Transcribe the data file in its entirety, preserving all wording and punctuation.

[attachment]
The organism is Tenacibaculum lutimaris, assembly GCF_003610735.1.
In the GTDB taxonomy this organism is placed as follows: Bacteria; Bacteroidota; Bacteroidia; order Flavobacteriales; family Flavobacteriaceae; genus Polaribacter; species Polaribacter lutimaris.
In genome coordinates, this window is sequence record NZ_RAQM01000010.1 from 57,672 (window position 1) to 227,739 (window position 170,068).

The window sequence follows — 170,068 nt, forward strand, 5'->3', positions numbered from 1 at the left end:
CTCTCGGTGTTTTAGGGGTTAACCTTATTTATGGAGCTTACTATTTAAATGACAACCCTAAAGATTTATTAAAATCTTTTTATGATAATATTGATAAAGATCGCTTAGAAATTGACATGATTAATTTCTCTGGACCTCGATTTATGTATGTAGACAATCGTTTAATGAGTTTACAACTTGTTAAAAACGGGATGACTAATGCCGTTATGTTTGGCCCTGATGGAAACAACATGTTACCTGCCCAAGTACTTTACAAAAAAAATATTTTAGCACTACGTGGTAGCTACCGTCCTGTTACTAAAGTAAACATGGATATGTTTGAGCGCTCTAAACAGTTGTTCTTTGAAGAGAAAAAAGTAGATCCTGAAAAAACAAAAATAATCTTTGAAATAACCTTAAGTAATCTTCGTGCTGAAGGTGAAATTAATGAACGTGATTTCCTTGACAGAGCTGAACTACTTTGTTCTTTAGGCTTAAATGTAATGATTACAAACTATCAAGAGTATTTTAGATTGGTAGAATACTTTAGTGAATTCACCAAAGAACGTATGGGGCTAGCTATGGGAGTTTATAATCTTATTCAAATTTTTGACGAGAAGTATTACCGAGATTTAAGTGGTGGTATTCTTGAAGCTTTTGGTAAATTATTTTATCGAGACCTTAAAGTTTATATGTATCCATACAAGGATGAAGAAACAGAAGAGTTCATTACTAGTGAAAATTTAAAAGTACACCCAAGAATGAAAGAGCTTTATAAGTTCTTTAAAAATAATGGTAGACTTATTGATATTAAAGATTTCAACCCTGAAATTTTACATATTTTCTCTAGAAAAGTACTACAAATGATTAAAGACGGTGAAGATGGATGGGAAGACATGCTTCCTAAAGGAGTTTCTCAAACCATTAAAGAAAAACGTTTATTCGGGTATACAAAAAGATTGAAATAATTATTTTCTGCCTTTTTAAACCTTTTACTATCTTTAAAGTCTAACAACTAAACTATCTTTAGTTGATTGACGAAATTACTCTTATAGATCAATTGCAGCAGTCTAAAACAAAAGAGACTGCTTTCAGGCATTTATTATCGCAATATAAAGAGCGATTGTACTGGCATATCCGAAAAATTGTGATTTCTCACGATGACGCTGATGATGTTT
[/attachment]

The organism is Tenacibaculum lutimaris, assembly GCF_003610735.1.
In the GTDB taxonomy this organism is placed as follows: Bacteria; Bacteroidota; Bacteroidia; order Flavobacteriales; family Flavobacteriaceae; genus Polaribacter; species Polaribacter lutimaris.
In genome coordinates, this window is sequence record NZ_RAQM01000010.1 from 57,672 (window position 1) to 227,739 (window position 170,068).

The window sequence follows — 170,068 nt, forward strand, 5'->3', positions numbered from 1 at the left end:
CTCTCGGTGTTTTAGGGGTTAACCTTATTTATGGAGCTTACTATTTAAATGACAACCCTAAAGATTTATTAAAATCTTTTTATGATAATATTGATAAAGATCGCTTAGAAATTGACATGATTAATTTCTCTGGACCTCGATTTATGTATGTAGACAATCGTTTAATGAGTTTACAACTTGTTAAAAACGGGATGACTAATGCCGTTATGTTTGGCCCTGATGGAAACAACATGTTACCTGCCCAAGTACTTTACAAAAAAAATATTTTAGCACTACGTGGTAGCTACCGTCCTGTTACTAAAGTAAACATGGATATGTTTGAGCGCTCTAAACAGTTGTTCTTTGAAGAGAAAAAAGTAGATCCTGAAAAAACAAAAATAATCTTTGAAATAACCTTAAGTAATCTTCGTGCTGAAGGTGAAATTAATGAACGTGATTTCCTTGACAGAGCTGAACTACTTTGTTCTTTAGGCTTAAATGTAATGATTACAAACTATCAAGAGTATTTTAGATTGGTAGAATACTTTAGTGAATTCACCAAAGAACGTATGGGGCTAGCTATGGGAGTTTATAATCTTATTCAAATTTTTGACGAGAAGTATTACCGAGATTTAAGTGGTGGTATTCTTGAAGCTTTTGGTAAATTATTTTATCGAGACCTTAAAGTTTATATGTATCCATACAAGGATGAAGAAACAGAAGAGTTCATTACTAGTGAAAATTTAAAAGTACACCCAAGAATGAAAGAGCTTTATAAGTTCTTTAAAAATAATGGTAGACTTATTGATATTAAAGATTTCAACCCTGAAATTTTACATATTTTCTCTAGAAAAGTACTACAAATGATTAAAGACGGTGAAGATGGATGGGAAGACATGCTTCCTAAAGGAGTTTCTCAAACCATTAAAGAAAAACGTTTATTCGGGTATACAAAAAGATTGAAATAATTATTTTCTGCCTTTTTAAACCTTTTACTATCTTTAAAGTCTAACAACTAAACTATCTTTAGTTGATTGACGAAATTACTCTTATAGATCAATTGCAGCAGTCTAAAACAAAAGAGACTGCTTTCAGGCATTTATTATCGCAATATAAAGAGCGATTGTACTGGCATATCCGAAAAATTGTGATTTCTCACGATGACGCTGATGATGTTT